Ahh, the alerts, beeps, buzzes, pings and “likes” that punctuate our digital lives. Many people love the instant gratification of our 5G hyperconnectivity and the feeling of being “on” and “connected” at all times.

I personally question how this constant vying for our attention is working out for us. For many of us, it creates feelings of stress, hustle, burnout, FOMO (fear of missing out) and an inability to ever really slow down.

If you can relate to any of those feelings, you might want to consider a digital detox.

What is a Digital Detox?

A digital detox refers to a period of time when you refrain from using devices such as smartphones, televisions, computers, tablets, and/or social media sites. “Detoxing” from digital devices lets you focus on real-life social interactions without distractions. By relinquishing digital devices, at least temporarily, people can let go of the stress that constant connectivity can create.

Even if you feel like someone who can rein in your digital use, you might have experienced “digital creep”—the slow, incremental intrusion of devices on your personal time. If so, a digital detox offers a great way to recharge.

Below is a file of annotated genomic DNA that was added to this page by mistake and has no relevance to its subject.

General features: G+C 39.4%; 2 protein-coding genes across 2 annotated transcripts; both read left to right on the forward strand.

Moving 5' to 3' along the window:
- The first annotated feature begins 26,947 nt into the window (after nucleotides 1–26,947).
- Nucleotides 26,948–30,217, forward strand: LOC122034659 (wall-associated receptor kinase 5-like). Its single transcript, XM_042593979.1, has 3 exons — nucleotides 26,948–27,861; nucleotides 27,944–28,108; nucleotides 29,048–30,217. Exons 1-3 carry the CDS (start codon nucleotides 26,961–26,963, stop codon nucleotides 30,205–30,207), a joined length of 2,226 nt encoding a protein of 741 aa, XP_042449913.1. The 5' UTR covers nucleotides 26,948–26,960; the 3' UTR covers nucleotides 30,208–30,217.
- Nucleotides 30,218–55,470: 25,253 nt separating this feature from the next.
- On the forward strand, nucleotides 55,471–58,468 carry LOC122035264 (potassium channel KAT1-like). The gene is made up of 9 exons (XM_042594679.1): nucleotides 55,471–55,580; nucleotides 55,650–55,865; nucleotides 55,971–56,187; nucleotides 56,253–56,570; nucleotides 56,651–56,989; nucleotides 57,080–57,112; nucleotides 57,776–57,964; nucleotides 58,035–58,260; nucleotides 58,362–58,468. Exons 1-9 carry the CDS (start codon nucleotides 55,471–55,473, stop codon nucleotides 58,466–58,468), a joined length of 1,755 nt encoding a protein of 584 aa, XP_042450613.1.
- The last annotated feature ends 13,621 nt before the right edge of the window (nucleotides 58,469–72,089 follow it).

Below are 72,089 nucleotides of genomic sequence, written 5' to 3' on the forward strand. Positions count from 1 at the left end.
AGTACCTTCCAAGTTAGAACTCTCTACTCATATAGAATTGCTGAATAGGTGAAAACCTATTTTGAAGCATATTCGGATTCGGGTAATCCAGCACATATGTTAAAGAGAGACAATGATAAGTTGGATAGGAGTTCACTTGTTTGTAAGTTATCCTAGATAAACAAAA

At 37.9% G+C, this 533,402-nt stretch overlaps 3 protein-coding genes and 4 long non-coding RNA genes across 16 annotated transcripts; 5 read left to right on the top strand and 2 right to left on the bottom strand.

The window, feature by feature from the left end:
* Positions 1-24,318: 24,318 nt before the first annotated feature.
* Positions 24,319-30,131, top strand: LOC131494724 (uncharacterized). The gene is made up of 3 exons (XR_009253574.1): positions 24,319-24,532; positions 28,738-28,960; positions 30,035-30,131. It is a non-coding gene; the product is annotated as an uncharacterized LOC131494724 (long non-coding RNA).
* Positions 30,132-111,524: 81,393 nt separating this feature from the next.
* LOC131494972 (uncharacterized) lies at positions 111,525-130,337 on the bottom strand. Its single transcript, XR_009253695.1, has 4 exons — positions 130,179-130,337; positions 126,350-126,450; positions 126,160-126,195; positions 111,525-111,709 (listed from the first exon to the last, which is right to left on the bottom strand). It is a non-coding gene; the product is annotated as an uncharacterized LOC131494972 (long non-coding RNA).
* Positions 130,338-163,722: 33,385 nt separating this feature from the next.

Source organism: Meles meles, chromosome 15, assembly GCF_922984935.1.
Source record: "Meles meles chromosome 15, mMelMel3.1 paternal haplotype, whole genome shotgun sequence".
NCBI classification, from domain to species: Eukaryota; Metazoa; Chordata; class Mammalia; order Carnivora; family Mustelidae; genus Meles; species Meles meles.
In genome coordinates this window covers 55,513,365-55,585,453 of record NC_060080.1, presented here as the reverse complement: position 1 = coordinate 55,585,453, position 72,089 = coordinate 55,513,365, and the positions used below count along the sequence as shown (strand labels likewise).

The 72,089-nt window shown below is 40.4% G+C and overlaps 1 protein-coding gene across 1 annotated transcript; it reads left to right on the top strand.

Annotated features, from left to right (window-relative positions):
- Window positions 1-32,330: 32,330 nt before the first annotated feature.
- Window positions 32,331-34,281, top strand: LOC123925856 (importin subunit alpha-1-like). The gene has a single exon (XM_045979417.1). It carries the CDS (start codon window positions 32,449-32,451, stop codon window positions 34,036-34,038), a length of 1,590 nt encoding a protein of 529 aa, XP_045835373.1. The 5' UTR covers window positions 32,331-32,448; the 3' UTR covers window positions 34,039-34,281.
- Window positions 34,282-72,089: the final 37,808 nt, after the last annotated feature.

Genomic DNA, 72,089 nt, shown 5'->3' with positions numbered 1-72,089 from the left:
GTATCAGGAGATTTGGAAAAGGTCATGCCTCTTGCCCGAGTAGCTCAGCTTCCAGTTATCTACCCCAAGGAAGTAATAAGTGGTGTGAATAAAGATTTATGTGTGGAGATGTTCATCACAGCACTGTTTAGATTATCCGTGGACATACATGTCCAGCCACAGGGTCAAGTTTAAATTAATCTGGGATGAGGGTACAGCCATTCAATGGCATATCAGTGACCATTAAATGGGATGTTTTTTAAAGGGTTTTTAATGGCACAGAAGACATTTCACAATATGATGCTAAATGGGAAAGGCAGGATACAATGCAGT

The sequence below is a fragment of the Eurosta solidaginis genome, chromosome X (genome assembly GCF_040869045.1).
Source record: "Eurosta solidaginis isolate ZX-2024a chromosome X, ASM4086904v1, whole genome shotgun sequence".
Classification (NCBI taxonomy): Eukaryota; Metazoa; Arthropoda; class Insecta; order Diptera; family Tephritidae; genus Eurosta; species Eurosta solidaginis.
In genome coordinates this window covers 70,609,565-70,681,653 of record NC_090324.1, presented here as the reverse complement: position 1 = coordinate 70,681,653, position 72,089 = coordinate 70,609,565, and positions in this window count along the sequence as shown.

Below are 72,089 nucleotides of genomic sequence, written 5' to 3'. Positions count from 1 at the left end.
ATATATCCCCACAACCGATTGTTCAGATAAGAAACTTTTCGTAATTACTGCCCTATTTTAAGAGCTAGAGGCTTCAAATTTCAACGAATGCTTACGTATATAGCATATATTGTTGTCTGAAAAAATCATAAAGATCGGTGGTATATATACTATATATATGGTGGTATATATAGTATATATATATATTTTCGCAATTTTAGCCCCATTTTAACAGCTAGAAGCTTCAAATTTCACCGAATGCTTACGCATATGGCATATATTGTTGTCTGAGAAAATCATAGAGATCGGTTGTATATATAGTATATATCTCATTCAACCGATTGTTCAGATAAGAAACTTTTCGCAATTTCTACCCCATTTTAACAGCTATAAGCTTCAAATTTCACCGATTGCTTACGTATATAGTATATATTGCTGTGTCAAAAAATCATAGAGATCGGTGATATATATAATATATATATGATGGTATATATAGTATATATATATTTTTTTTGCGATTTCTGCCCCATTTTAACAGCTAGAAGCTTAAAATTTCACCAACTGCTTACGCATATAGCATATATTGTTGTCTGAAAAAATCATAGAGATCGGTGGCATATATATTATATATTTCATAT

My first digital detox

I did my first digital detox on a trip to Tucson, AZ to celebrate our 10-year anniversary. Roy & I booked a three-night stay at a beautiful spa to relax, connect, unwind and celebrate.

I was in the midst of two creative work projects that had been consuming my attention and I simply felt that I needed to give my mind a break from all the incessant thinking that I do! I have learned for myself that even feeling inspired gets my mind going in a way that can be hard for me to “turn off.” I wanted to diminish any incoming “data” that would start that over-thinking cycle.

Another big challenge for me is email. As someone who has worked for herself for 20-years, I have personally noticed the “digital creep” that I previously mentioned. I often do work from the moment I wake up until the moment I go to bed, particularly responding to client emails. That takes me out of the present moment and to thinking about work and other things, and for three days I wanted to simply experience the “now.”

How to plan for a digital detox